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The Rational Clinical Examination
Clinician's Corner
May 15, 2013

Do Findings on Routine Examination Identify Patients at Risk for Primary Open-Angle Glaucoma?The Rational Clinical Examination Systematic Review

Author Affiliations
 

The Rational Clinical Examination Section Editors: David L. Simel, MD, MHS, Durham Veterans Affairs Medical Center and Duke University Medical Center, Durham, NC; Edward H. Livingston, MD, Deputy Editor.

Author Affiliations: Department of Ophthalmology, Queen's University, Kingston, Ontario, Canada (Drs Hussein Hollands, Johnson, Jinapriya, and Sharma, and Mr Simon Hollands); Durham Veterans Affairs Medical Center and Department of Medicine, Duke University, Durham, North Carolina (Dr Simel).

JAMA. 2013;309(19):2035-2042. doi:10.1001/jama.2013.5099
Abstract

Importance Glaucoma is the second leading cause of blindness worldwide, and its insidious onset is often associated with diagnostic delay. Since glaucoma progression can often be effectively diminished when treated, identifying individuals at risk for glaucoma could potentially lead to earlier detection and prevent associated vision loss.

Objective To quantify the diagnostic accuracy of examination findings and relevant risk factors in identifying individuals with primary open-angle glaucoma (POAG), the most common form of glaucoma in North America.

Data Sources Structured Medline (January 1950-January 2013) search and a hand search of references and citations of retrieved articles yielding 57 articles from 41 studies.

Study Selection Population-based studies of high-level methods relating relevant examination findings of cup-to-disc ratio (CDR), CDR asymmetry, intraocular pressure (IOP), and demographic risk factors to the presence of POAG.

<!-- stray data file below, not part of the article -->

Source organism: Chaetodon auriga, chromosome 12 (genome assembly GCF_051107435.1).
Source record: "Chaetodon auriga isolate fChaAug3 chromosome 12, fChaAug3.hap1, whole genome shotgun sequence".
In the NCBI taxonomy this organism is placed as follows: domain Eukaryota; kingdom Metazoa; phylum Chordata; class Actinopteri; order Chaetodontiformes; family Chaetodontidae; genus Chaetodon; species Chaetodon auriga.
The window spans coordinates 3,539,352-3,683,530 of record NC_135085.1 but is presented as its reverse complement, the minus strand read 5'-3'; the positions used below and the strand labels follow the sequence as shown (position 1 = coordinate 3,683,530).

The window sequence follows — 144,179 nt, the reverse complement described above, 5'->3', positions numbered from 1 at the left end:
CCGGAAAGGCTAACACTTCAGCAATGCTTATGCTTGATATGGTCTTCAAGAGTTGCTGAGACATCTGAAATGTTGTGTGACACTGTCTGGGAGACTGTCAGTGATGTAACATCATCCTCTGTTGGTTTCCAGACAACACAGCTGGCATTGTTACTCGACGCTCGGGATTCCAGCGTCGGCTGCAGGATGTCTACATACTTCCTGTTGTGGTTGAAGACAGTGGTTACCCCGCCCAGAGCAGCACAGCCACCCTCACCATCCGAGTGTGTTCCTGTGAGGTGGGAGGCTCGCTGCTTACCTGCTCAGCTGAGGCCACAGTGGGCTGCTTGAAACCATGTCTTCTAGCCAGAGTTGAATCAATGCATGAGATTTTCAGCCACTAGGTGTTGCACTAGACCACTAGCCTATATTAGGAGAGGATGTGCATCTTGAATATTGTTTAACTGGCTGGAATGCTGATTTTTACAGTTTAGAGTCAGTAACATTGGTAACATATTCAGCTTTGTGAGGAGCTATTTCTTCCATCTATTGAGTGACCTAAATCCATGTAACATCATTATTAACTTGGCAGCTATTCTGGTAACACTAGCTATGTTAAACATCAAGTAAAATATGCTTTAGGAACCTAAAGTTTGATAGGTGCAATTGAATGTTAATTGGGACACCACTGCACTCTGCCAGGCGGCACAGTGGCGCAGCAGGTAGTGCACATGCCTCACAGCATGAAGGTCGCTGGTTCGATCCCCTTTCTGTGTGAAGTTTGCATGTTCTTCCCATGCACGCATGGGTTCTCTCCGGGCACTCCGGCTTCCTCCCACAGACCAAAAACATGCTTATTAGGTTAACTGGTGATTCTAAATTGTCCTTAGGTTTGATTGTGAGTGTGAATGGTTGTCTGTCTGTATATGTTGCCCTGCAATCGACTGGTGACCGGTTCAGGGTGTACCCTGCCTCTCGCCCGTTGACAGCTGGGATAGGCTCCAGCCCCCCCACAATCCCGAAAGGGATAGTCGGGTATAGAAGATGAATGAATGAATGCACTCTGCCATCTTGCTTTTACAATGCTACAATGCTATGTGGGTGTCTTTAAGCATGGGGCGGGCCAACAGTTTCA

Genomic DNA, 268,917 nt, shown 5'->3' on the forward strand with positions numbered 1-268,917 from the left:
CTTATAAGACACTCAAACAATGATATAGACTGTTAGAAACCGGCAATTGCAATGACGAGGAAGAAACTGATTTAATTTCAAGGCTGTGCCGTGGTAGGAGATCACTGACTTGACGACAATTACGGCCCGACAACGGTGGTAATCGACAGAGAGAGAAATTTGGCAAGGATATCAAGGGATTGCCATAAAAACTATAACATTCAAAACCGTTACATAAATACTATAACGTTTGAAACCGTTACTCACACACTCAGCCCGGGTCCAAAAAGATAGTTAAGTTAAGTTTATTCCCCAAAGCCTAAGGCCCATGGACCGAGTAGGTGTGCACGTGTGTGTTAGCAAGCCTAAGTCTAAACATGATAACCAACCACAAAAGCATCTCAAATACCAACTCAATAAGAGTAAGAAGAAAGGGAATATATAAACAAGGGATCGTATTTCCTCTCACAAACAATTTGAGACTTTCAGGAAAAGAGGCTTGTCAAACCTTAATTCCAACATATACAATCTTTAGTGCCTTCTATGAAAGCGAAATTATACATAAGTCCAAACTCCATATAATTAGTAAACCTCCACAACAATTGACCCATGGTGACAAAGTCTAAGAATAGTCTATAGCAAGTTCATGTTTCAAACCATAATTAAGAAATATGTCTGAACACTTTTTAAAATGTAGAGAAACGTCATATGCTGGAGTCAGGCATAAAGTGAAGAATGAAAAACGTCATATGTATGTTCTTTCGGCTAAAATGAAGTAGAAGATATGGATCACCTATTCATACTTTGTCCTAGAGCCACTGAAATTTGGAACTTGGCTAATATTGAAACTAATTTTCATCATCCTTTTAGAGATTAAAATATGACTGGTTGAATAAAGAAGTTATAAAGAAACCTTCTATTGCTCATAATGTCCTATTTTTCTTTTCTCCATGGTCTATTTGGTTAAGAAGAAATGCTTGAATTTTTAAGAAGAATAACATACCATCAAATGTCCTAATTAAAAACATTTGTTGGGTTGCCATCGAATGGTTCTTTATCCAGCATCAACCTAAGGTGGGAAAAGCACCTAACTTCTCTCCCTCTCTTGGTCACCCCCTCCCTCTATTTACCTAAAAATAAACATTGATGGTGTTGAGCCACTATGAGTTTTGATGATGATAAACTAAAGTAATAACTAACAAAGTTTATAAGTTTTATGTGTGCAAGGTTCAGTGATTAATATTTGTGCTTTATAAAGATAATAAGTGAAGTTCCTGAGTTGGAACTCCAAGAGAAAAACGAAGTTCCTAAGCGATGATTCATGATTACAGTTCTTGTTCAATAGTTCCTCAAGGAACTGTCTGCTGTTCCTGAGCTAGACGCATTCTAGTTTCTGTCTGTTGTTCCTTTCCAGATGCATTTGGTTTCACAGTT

Results The summary prevalence of glaucoma in the highest-quality studies was 2.6% (95% CI, 2.1%-3.1%). Among risk factors evaluated, high myopia (≥6 diopters; odds ratio [OR], 5.7; 95% CI, 3.1-11) and family history (OR, 3.3; 95% CI, 2.0-5.6) had the strongest association with glaucoma. Black race (OR, 2.9; 95% CI, 1.4-5.9) and increasing age (especially age >80 years; OR, 2.9; 95% CI, 1.9-4.3) were also associated with an increased risk. As CDR increased, the likelihood for POAG increased with a likelihood ratio (LR) of 14 (95% CI, 5.3-39) for CDR of 0.7 or greater. Increasing CDR asymmetry was also associated with an increased likelihood for POAG (CDR asymmetry ≥0.3; LR, 7.3; 95% CI, 3.3-16). No single threshold for CDR or asymmetry ruled out glaucoma. The presence of a disc hemorrhage (LR, 12; 95% CI, 2.9-48) was highly suggestive of glaucoma, but the absence of a hemorrhage was nondiagnostic (LR, 0.94; 95% CI, 0.83-0.98). At the commonly used cutoff for high IOP (≥22), the LR was 13 (95% CI, 8.2-17), while lower IOP made glaucoma less likely (LR, 0.65; 95% CI, 0.55-0.76). We found no studies of screening examinations performed by generalist physicians in a routine setting.

Conclusions and Relevance Individual findings of increased CDR, CDR asymmetry, disc hemorrhage, and elevated IOP, as well as demographic risk factors of family history, black race, and advanced age are associated with increased risk for POAG, but their absence does not effectively rule out POAG. The best available data support examination by an ophthalmologist as the most accurate way to detect glaucoma.

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